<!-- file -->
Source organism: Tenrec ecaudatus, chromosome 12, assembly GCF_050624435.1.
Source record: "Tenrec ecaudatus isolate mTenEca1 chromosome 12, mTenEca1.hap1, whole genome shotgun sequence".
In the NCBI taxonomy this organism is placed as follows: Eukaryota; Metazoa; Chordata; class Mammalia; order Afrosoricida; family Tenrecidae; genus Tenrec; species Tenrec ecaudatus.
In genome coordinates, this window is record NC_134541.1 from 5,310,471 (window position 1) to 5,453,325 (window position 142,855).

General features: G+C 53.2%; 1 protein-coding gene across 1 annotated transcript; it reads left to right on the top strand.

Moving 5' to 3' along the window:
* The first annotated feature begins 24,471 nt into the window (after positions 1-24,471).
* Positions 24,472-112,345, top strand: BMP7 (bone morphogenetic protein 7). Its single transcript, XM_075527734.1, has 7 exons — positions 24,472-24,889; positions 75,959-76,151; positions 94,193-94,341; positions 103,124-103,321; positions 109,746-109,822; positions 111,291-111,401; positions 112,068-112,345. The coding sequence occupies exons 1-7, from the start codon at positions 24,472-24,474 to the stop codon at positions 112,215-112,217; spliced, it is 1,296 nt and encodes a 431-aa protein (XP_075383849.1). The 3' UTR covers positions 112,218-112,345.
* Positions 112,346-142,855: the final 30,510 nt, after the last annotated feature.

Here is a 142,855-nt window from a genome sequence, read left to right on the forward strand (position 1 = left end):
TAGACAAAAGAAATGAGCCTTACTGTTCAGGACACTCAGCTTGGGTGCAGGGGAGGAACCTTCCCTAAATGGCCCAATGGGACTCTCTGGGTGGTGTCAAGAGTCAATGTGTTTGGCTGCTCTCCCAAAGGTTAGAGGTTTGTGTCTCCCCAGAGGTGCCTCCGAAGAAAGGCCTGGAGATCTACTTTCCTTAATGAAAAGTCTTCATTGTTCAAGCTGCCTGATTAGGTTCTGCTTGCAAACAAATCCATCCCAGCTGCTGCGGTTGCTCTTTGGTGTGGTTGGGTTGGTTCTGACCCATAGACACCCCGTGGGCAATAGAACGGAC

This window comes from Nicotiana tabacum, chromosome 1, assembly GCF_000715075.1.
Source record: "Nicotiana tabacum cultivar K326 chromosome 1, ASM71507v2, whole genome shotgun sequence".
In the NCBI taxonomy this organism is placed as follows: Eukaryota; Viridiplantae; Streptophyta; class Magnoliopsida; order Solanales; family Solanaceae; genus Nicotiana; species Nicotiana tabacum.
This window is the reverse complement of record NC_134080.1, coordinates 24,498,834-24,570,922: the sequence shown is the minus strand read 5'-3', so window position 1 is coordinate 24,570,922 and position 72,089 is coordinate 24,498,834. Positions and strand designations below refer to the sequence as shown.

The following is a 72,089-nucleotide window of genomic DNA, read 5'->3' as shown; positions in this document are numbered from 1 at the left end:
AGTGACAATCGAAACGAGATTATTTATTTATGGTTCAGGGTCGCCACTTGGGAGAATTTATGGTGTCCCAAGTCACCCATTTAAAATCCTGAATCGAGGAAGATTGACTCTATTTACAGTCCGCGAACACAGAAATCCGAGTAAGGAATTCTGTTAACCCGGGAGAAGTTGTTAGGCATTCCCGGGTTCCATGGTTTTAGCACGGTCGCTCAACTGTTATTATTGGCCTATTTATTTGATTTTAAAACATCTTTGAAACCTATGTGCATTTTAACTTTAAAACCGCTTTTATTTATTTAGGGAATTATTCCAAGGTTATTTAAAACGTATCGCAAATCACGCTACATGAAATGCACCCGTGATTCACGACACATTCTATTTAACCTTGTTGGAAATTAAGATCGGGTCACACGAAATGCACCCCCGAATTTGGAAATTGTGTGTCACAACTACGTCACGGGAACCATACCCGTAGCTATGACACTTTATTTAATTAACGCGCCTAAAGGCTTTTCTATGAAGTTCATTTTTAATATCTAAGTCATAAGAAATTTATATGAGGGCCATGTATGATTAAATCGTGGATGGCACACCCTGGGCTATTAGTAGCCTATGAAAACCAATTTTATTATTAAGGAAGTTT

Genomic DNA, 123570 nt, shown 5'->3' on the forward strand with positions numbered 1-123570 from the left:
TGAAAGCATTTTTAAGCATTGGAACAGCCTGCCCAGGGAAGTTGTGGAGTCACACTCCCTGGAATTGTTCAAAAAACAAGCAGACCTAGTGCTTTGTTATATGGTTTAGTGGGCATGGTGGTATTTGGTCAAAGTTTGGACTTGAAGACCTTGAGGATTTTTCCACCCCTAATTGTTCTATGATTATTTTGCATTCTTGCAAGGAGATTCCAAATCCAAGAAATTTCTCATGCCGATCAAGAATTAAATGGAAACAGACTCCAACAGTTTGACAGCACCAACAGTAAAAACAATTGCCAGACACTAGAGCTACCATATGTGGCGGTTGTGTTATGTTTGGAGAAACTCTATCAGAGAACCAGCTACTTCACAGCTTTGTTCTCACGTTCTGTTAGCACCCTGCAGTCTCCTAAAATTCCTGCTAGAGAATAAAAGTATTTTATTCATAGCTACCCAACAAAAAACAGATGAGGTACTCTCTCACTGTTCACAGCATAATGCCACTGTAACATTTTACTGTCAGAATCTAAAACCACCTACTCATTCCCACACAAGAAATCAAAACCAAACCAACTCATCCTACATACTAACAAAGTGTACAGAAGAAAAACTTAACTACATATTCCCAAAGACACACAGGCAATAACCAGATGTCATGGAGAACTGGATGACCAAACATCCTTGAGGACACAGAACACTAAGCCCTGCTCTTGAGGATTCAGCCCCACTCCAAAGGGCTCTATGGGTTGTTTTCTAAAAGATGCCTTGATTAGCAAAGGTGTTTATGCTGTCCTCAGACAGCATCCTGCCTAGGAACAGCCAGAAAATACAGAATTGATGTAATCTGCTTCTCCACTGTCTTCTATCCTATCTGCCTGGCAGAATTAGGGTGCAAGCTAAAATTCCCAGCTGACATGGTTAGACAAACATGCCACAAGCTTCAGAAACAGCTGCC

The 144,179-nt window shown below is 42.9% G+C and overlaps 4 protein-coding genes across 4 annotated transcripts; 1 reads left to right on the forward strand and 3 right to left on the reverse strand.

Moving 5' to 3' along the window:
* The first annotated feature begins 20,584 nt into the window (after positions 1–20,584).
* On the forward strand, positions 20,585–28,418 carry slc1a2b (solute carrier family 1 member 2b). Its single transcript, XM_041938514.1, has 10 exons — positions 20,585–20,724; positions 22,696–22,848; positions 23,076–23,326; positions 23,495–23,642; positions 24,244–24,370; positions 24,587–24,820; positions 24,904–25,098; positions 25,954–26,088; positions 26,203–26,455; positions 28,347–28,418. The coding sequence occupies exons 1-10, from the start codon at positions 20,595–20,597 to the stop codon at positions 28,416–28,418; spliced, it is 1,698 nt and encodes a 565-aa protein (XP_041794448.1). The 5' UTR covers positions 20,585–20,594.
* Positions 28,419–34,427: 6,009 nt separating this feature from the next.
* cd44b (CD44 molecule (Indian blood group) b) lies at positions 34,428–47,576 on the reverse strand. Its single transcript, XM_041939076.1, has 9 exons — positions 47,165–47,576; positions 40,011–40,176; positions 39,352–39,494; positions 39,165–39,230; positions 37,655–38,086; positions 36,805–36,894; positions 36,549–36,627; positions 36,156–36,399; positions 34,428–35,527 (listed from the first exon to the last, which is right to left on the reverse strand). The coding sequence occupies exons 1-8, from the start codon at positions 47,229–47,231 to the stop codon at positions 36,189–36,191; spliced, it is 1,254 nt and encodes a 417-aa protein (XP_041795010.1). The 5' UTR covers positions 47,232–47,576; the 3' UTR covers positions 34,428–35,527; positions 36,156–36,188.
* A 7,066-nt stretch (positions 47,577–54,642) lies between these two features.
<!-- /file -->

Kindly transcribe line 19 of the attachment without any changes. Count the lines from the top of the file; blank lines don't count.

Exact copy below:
TGAAAGCATTTTTAAGCATTGGAACAGCCTGCCCAGGGAAGTTGTGGAGTCACACTCCCTGGAATTGTTCAAAAAACAAGCAGACCTAGTGCTTTGTTATATGGTTTAGTGGGCATGGTGGTATTTGGTCAAAGTTTGGACTTGAAGACCTTGAGGATTTTTCCACCCCTAATTGTTCTATGATTATTTTGCATTCTTGCAAGGAGATTCCAAATCCAAGAAATTTCTCATGCCGATCAAGAATTAAATGGAAACAGACTCCAACAGTTTGACAGCACCAACAGTAAAAACAATTGCCAGACACTAGAGCTACCATATGTGGCGGTTGTGTTATGTTTGGAGAAACTCTATCAGAGAACCAGCTACTTCACAGCTTTGTTCTCACGTTCTGTTAGCACCCTGCAGTCTCCTAAAATTCCTGCTAGAGAATAAAAGTATTTTATTCATAGCTACCCAACAAAAAACAGATGAGGTACTCTCTCACTGTTCACAGCATAATGCCACTGTAACATTTTACTGTCAGAATCTAAAACCACCTACTCATTCCCACACAAGAAATCAAAACCAAACCAACTCATCCTACATACTAACAAAGTGTACAGAAGAAAAACTTAACTACATATTCCCAAAGACACACAGGCAATAACCAGATGTCATGGAGAACTGGATGACCAAACATCCTTGAGGACACAGAACACTAAGCCCTGCTCTTGAGGATTCAGCCCCACTCCAAAGGGCTCTATGGGTTGTTTTCTAAAAGATGCCTTGATTAGCAAAGGTGTTTATGCTGTCCTCAGACAGCATCCTGCCTAGGAACAGCCAGAAAATACAGAATTGATGTAATCTGCTTCTCCACTGTCTTCTATCCTATCTGCCTGGCAGAATTAGGGTGCAAGCTAAAATTCCCAGCTGACATGGTTAGACAAACATGCCACAAGCTTCAGAAACAGCTGCC